“While we continue to receive shocking reports of killings and attacks against persons with albinism, Patricia Willocq’s photographs send a message of hope and encouragement for all those who work to improve their lives”, said Flavia Pansieri, UN Deputy High Commissioner for Human Rights.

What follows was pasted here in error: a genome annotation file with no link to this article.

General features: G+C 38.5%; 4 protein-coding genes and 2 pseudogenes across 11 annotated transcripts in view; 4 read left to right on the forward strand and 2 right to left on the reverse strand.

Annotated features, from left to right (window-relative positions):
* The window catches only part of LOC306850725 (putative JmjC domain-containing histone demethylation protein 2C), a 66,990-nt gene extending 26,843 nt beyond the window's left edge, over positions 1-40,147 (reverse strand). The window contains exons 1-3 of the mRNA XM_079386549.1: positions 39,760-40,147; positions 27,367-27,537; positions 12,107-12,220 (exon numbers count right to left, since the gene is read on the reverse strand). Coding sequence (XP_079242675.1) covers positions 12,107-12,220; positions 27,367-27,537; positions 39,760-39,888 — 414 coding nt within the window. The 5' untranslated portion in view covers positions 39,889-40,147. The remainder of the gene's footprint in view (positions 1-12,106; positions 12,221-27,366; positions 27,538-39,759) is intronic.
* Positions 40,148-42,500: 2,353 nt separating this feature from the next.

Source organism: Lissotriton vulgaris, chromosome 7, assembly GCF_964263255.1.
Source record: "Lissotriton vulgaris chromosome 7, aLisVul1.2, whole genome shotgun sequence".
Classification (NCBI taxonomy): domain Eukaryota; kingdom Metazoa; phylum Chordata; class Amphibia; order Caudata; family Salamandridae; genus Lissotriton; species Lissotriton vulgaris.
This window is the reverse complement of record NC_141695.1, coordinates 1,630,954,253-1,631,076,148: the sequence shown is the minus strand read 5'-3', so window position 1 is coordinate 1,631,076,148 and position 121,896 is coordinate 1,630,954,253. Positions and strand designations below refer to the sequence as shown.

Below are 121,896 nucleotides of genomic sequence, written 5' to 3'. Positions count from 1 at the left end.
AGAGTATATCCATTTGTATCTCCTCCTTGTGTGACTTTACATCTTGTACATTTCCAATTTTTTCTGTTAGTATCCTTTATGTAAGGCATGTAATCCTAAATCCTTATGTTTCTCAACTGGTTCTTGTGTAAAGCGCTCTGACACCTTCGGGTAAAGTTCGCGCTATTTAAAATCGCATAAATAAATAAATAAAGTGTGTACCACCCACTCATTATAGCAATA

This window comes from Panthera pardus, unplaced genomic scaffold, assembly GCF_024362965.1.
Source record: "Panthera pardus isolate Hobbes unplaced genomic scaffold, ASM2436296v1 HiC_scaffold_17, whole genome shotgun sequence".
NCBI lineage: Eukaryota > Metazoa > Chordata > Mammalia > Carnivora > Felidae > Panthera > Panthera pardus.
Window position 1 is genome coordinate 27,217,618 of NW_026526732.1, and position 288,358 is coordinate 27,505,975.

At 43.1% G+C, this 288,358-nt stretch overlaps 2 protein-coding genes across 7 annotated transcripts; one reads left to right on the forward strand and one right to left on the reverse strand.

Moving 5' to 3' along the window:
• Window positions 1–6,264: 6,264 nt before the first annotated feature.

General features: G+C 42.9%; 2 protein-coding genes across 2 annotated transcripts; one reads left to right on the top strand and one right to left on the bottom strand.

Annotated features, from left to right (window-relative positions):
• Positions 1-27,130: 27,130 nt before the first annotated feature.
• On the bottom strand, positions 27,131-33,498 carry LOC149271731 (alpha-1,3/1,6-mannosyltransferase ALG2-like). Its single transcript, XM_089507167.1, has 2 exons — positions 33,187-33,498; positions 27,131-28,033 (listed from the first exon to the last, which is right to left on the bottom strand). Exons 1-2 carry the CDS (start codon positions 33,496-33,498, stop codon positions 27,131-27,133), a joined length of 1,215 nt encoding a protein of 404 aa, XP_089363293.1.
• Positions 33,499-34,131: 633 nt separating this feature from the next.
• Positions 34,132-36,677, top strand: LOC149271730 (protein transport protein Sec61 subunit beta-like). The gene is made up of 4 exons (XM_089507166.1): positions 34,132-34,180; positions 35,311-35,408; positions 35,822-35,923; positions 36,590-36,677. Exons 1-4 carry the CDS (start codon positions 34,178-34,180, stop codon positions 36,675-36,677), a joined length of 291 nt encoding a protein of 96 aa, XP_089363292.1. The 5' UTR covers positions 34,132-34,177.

Just as the ‘black continent’ is nothing like as monochrome as our stereotyped ideas of it, so neither are the skin tones of its inhabitants. One variant, however, here more than elsewhere, marks people out as misfits: very white skin, unusually light hair colour, blue or green eyes. This congenital metabolic disease is called albinism. People with albinism (PWA) often are visually impaired and need special protection from the sun. Most of all they suffer from social stigmatization. So it is little short of a miracle how courageously and confidently that the PWA of Kinshasa, Democratic Republic of the Congo, try to overcome their role as outsiders. Lead by the famous Congolese albino wrestler, Mwimba Texas, they demand to be treated with respect. In her photographs Patricia Willocq helps boost the self-assurance of people with albinism in the Congo. Her photo report is a testimony to hope, courage, love and success to give them the dignity they deserve.